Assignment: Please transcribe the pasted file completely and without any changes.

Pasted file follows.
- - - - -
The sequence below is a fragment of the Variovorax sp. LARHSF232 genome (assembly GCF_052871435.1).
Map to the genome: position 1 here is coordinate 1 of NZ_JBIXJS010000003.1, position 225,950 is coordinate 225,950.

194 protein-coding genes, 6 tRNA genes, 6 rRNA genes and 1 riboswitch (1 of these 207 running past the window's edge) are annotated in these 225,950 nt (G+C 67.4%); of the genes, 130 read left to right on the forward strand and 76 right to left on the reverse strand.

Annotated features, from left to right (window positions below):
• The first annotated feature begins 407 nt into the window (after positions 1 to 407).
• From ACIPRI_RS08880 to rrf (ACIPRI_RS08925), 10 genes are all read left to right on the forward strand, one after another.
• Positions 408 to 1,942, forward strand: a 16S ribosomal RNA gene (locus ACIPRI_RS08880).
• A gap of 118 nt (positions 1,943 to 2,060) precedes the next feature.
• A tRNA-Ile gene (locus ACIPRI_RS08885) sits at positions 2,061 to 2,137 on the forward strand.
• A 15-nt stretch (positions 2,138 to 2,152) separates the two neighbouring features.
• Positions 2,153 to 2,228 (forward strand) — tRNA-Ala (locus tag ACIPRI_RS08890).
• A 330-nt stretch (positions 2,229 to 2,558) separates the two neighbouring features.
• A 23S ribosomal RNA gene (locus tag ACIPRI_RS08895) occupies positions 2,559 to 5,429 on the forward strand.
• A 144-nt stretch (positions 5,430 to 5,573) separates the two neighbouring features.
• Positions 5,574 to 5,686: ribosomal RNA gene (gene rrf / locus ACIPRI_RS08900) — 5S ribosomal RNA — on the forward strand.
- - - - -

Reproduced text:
The sequence below is a fragment of the Variovorax sp. LARHSF232 genome (assembly GCF_052871435.1).
Map to the genome: position 1 here is coordinate 1 of NZ_JBIXJS010000003.1, position 225,950 is coordinate 225,950.

194 protein-coding genes, 6 tRNA genes, 6 rRNA genes and 1 riboswitch (1 of these 207 running past the window's edge) are annotated in these 225,950 nt (G+C 67.4%); of the genes, 130 read left to right on the forward strand and 76 right to left on the reverse strand.

Annotated features, from left to right (window positions below):
• The first annotated feature begins 407 nt into the window (after positions 1 to 407).
• From ACIPRI_RS08880 to rrf (ACIPRI_RS08925), 10 genes are all read left to right on the forward strand, one after another.
• Positions 408 to 1,942, forward strand: a 16S ribosomal RNA gene (locus ACIPRI_RS08880).
• A gap of 118 nt (positions 1,943 to 2,060) precedes the next feature.
• A tRNA-Ile gene (locus ACIPRI_RS08885) sits at positions 2,061 to 2,137 on the forward strand.
• A 15-nt stretch (positions 2,138 to 2,152) separates the two neighbouring features.
• Positions 2,153 to 2,228 (forward strand) — tRNA-Ala (locus tag ACIPRI_RS08890).
• A 330-nt stretch (positions 2,229 to 2,558) separates the two neighbouring features.
• A 23S ribosomal RNA gene (locus tag ACIPRI_RS08895) occupies positions 2,559 to 5,429 on the forward strand.
• A 144-nt stretch (positions 5,430 to 5,573) separates the two neighbouring features.
• Positions 5,574 to 5,686: ribosomal RNA gene (gene rrf / locus ACIPRI_RS08900) — 5S ribosomal RNA — on the forward strand.